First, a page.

I have watched many gunfights in movies. I have played Halo with my son and his teenage friends. But nothing prepared me for what it would really feel like in a war zone. It was my first time playing paintball and I was asking a lot of questions.
“How many shots do I have in this gun?” I asked the girl at the counter. She replied with a routine and politically correct response, “It’s not a gun, it’s a marker.”
I smiled in disbelief. “What? We’re going to be throwing Sharpies at each other?”
She was not amused. She handed me my oversized goggles and a yellow bandana to tie around my neck. She said, “You’re a first timer aren’t you?”
“Yeah but I shot BB guns a lot when I was kid. I’ll be alright.” She stifled a laugh and moved on to the next player. I walked away singing “I’m a paint ball wizard, there has to be a twist. Paint ball wizard. Just. Will. Not. Get. Hit.”
As soon as the air horn sounded our team was on the move, up the hill through the rocky and tree-covered terrain. I was no dummy. I ran toward the tallest and widest boulder I could find and flattened my back against it. I learned this move watching movies. I got this.
I could hear every short breath inside my mask as I peeked around the massive rock. That’s when I saw the jawbreaker-sized yellow projectile hurling at high speed right at my face. I closed my eyes as I heard the smack of the impact… fortunately on the edge of the rock, not my face. Yellow paint sprayed into the air as I snapped back to my hiding place. 5 minutes ago I was singing and laughing. Now I was 100% focused.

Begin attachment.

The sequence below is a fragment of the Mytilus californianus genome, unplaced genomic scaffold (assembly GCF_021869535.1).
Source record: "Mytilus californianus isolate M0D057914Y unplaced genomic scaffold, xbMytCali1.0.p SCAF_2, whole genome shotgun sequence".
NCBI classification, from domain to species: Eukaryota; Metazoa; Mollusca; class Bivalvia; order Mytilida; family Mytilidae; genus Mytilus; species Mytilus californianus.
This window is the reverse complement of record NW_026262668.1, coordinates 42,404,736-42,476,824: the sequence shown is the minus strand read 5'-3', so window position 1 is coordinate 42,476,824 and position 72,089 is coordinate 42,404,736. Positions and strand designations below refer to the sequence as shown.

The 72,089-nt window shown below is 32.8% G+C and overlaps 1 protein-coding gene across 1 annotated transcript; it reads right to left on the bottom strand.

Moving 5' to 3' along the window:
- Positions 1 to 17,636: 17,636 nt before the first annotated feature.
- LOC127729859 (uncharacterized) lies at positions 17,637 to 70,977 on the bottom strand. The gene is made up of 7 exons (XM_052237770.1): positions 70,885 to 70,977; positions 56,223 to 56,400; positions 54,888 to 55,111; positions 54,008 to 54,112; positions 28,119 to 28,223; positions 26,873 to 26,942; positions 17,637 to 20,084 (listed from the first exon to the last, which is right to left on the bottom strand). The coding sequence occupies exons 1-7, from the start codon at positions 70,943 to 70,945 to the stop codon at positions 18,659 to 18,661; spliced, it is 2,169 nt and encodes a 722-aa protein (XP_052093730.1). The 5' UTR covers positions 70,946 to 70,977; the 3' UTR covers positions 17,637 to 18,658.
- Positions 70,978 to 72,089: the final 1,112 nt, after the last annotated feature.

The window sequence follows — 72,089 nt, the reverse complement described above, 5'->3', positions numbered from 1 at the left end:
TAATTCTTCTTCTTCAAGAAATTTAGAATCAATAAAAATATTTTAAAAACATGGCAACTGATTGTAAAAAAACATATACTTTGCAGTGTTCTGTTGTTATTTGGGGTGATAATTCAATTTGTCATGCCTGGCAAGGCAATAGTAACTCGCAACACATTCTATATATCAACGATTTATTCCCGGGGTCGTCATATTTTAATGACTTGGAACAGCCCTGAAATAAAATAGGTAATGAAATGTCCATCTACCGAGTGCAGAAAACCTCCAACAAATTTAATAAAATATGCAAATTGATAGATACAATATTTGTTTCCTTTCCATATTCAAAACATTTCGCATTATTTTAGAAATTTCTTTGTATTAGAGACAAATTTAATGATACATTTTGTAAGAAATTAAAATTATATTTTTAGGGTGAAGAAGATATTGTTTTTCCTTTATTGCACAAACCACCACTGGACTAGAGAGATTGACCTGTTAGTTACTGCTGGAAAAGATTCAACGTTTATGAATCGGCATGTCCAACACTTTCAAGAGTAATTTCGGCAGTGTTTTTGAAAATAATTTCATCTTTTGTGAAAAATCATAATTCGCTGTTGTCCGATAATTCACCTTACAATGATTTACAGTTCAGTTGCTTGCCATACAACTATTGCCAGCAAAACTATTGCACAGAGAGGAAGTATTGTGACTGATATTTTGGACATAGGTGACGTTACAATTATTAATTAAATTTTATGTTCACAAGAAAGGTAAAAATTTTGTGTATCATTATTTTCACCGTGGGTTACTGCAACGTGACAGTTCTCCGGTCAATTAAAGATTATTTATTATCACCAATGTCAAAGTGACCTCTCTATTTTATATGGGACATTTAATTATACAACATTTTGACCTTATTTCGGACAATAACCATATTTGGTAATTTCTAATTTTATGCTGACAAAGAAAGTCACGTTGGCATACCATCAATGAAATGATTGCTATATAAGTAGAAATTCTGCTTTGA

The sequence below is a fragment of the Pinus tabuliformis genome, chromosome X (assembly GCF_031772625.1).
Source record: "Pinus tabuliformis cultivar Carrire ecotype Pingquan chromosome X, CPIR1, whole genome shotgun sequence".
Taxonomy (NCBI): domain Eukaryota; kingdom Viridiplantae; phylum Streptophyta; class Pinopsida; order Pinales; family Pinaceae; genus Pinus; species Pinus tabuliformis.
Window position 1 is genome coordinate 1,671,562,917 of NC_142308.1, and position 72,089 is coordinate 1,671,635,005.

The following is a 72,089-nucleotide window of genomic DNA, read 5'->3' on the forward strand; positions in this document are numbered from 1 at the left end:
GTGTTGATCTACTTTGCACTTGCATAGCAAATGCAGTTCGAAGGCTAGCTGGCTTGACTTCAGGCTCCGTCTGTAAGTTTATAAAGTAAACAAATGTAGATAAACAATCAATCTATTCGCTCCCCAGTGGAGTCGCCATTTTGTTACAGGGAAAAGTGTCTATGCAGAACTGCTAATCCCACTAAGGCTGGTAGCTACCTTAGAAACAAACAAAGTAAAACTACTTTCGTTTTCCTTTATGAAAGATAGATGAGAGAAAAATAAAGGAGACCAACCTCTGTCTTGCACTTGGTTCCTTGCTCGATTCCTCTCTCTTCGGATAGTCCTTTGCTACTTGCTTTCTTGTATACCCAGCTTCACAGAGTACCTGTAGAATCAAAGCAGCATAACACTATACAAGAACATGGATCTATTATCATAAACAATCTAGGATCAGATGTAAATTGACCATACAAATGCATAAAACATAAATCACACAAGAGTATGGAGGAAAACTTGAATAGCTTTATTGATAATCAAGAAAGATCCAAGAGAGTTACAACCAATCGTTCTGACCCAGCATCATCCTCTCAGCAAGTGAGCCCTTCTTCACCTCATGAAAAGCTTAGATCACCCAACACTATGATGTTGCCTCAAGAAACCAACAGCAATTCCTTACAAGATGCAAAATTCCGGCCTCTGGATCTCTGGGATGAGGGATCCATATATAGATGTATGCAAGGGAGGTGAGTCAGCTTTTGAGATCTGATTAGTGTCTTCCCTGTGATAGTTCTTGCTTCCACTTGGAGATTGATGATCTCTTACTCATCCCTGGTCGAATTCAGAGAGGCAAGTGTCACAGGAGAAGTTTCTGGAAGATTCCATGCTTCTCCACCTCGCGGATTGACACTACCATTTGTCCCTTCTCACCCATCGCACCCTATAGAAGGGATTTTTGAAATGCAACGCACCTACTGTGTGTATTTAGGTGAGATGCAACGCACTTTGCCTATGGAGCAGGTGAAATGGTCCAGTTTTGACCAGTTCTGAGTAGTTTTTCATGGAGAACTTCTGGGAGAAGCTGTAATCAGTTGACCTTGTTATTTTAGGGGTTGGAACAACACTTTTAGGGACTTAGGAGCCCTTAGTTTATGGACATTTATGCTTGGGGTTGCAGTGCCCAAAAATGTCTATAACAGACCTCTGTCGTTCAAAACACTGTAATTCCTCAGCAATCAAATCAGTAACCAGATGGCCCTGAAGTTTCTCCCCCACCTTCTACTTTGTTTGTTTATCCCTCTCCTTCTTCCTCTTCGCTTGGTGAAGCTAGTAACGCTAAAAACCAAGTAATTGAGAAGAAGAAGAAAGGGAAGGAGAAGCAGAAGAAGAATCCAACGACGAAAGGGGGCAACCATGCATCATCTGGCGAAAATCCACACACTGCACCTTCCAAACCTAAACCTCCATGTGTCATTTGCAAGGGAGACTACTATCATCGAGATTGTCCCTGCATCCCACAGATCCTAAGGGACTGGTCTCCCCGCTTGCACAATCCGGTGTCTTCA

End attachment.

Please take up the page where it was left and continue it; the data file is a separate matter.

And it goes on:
It’s just like when life throws several challenges at you all at once. You get laser-focused on what you need to do to survive.
The soldiers on the other team had my full attention, and I peeked out again from the rock to scan the field of battle for threats. My pulse raced from the adrenaline surge, and then I got this very unsettling feeling. I was scanning 180 degrees of my field of vision to the front, but what if they were sneaking up behind me?
I quickly looked over my shoulder, and there with his back against the same rock was Philip, a veteran player who was covering the other 180 degrees behind me. He literally had my back. And just like that… I relaxed and returned my focus to what lied beyond the rocks in front.
An hour later I walked away from that field of battle with a few bruised ribs and a lot of leftover paint pellets. But more importantly, I had a new sense of appreciation for real soldiers on real battlefields, and a renewed sense of what it means to have someone watching your back. Someone who cares enough to cover you no matter what.
Whether it’s a weekend paint ball game, a challenge at work or a relationship struggle, I am so grateful for the inner circle of good friends who look out for me. And any time they are under fire, they can count on me to defend them without question as well.
Who’s got your back?